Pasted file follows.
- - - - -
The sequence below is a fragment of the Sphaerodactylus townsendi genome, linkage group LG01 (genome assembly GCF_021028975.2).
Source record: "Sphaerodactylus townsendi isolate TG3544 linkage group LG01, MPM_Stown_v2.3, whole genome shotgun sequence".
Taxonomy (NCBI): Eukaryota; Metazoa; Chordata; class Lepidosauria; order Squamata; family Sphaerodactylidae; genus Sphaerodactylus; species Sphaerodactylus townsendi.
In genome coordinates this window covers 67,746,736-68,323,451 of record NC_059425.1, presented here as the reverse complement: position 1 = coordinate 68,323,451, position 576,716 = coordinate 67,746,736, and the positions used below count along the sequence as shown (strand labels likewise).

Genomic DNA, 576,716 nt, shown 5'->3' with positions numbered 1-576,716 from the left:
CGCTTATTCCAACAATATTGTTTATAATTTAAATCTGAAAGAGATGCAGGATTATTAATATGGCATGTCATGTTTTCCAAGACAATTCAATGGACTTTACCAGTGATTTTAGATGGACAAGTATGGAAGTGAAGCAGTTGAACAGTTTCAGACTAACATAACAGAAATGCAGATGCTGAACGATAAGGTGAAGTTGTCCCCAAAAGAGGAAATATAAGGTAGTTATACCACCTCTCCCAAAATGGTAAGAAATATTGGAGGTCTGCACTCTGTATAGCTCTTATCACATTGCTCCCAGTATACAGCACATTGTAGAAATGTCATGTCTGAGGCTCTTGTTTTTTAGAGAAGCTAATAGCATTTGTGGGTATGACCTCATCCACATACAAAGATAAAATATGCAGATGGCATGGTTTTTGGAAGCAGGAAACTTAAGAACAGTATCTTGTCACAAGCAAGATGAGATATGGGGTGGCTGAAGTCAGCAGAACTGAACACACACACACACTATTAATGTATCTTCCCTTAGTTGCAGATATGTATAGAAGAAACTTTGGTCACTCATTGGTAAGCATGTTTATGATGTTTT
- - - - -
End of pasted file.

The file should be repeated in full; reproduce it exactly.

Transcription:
The sequence below is a fragment of the Sphaerodactylus townsendi genome, linkage group LG01 (genome assembly GCF_021028975.2).
Source record: "Sphaerodactylus townsendi isolate TG3544 linkage group LG01, MPM_Stown_v2.3, whole genome shotgun sequence".
Taxonomy (NCBI): Eukaryota; Metazoa; Chordata; class Lepidosauria; order Squamata; family Sphaerodactylidae; genus Sphaerodactylus; species Sphaerodactylus townsendi.
In genome coordinates this window covers 67,746,736-68,323,451 of record NC_059425.1, presented here as the reverse complement: position 1 = coordinate 68,323,451, position 576,716 = coordinate 67,746,736, and the positions used below count along the sequence as shown (strand labels likewise).

Genomic DNA, 576,716 nt, shown 5'->3' with positions numbered 1-576,716 from the left:
CGCTTATTCCAACAATATTGTTTATAATTTAAATCTGAAAGAGATGCAGGATTATTAATATGGCATGTCATGTTTTCCAAGACAATTCAATGGACTTTACCAGTGATTTTAGATGGACAAGTATGGAAGTGAAGCAGTTGAACAGTTTCAGACTAACATAACAGAAATGCAGATGCTGAACGATAAGGTGAAGTTGTCCCCAAAAGAGGAAATATAAGGTAGTTATACCACCTCTCCCAAAATGGTAAGAAATATTGGAGGTCTGCACTCTGTATAGCTCTTATCACATTGCTCCCAGTATACAGCACATTGTAGAAATGTCATGTCTGAGGCTCTTGTTTTTTAGAGAAGCTAATAGCATTTGTGGGTATGACCTCATCCACATACAAAGATAAAATATGCAGATGGCATGGTTTTTGGAAGCAGGAAACTTAAGAACAGTATCTTGTCACAAGCAAGATGAGATATGGGGTGGCTGAAGTCAGCAGAACTGAACACACACACACACTATTAATGTATCTTCCCTTAGTTGCAGATATGTATAGAAGAAACTTTGGTCACTCATTGGTAAGCATGTTTATGATGTTTT